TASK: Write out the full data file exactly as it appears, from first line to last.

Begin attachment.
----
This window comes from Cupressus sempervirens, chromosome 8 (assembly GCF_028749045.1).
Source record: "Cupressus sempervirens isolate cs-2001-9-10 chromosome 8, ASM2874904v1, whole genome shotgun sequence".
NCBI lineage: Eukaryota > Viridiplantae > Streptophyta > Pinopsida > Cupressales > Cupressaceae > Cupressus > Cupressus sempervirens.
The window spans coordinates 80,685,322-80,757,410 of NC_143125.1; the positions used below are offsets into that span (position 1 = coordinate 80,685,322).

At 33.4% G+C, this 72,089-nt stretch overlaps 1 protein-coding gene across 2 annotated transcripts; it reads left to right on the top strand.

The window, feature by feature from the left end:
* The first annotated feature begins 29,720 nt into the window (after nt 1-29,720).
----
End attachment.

This window comes from Cupressus sempervirens, chromosome 8 (assembly GCF_028749045.1).
Source record: "Cupressus sempervirens isolate cs-2001-9-10 chromosome 8, ASM2874904v1, whole genome shotgun sequence".
NCBI lineage: Eukaryota > Viridiplantae > Streptophyta > Pinopsida > Cupressales > Cupressaceae > Cupressus > Cupressus sempervirens.
The window spans coordinates 80,685,322-80,757,410 of NC_143125.1; the positions used below are offsets into that span (position 1 = coordinate 80,685,322).

At 33.4% G+C, this 72,089-nt stretch overlaps 1 protein-coding gene across 2 annotated transcripts; it reads left to right on the top strand.

The window, feature by feature from the left end:
* The first annotated feature begins 29,720 nt into the window (after nt 1-29,720).